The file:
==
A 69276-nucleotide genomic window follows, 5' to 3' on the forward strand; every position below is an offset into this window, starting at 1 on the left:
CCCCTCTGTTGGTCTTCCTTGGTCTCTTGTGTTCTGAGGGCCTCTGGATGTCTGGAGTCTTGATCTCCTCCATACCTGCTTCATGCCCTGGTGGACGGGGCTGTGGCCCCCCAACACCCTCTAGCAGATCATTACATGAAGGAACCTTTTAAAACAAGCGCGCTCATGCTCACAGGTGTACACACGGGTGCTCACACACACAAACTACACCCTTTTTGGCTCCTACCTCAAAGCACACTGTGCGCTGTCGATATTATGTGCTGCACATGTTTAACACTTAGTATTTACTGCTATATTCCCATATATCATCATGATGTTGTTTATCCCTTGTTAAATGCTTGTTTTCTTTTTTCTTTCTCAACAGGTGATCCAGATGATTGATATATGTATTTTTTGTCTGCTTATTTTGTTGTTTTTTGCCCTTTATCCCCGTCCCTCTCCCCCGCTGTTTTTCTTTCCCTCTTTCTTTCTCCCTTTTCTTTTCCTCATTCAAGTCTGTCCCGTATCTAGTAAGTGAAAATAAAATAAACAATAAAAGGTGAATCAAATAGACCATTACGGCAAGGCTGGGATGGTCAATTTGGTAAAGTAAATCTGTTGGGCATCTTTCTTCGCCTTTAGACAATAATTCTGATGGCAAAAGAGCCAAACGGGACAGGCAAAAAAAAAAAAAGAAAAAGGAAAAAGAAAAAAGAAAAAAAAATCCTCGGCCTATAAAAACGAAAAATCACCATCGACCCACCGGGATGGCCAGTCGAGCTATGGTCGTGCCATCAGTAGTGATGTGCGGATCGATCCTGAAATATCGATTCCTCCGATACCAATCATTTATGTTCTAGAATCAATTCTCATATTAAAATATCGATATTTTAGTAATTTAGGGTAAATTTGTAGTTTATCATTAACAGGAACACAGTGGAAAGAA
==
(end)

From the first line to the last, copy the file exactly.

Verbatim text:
A 69276-nucleotide genomic window follows, 5' to 3' on the forward strand; every position below is an offset into this window, starting at 1 on the left:
CCCCTCTGTTGGTCTTCCTTGGTCTCTTGTGTTCTGAGGGCCTCTGGATGTCTGGAGTCTTGATCTCCTCCATACCTGCTTCATGCCCTGGTGGACGGGGCTGTGGCCCCCCAACACCCTCTAGCAGATCATTACATGAAGGAACCTTTTAAAACAAGCGCGCTCATGCTCACAGGTGTACACACGGGTGCTCACACACACAAACTACACCCTTTTTGGCTCCTACCTCAAAGCACACTGTGCGCTGTCGATATTATGTGCTGCACATGTTTAACACTTAGTATTTACTGCTATATTCCCATATATCATCATGATGTTGTTTATCCCTTGTTAAATGCTTGTTTTCTTTTTTCTTTCTCAACAGGTGATCCAGATGATTGATATATGTATTTTTTGTCTGCTTATTTTGTTGTTTTTTGCCCTTTATCCCCGTCCCTCTCCCCCGCTGTTTTTCTTTCCCTCTTTCTTTCTCCCTTTTCTTTTCCTCATTCAAGTCTGTCCCGTATCTAGTAAGTGAAAATAAAATAAACAATAAAAGGTGAATCAAATAGACCATTACGGCAAGGCTGGGATGGTCAATTTGGTAAAGTAAATCTGTTGGGCATCTTTCTTCGCCTTTAGACAATAATTCTGATGGCAAAAGAGCCAAACGGGACAGGCAAAAAAAAAAAAAGAAAAAGGAAAAAGAAAAAAGAAAAAAAAATCCTCGGCCTATAAAAACGAAAAATCACCATCGACCCACCGGGATGGCCAGTCGAGCTATGGTCGTGCCATCAGTAGTGATGTGCGGATCGATCCTGAAATATCGATTCCTCCGATACCAATCATTTATGTTCTAGAATCAATTCTCATATTAAAATATCGATATTTTAGTAATTTAGGGTAAATTTGTAGTTTATCATTAACAGGAACACAGTGGAAAGAA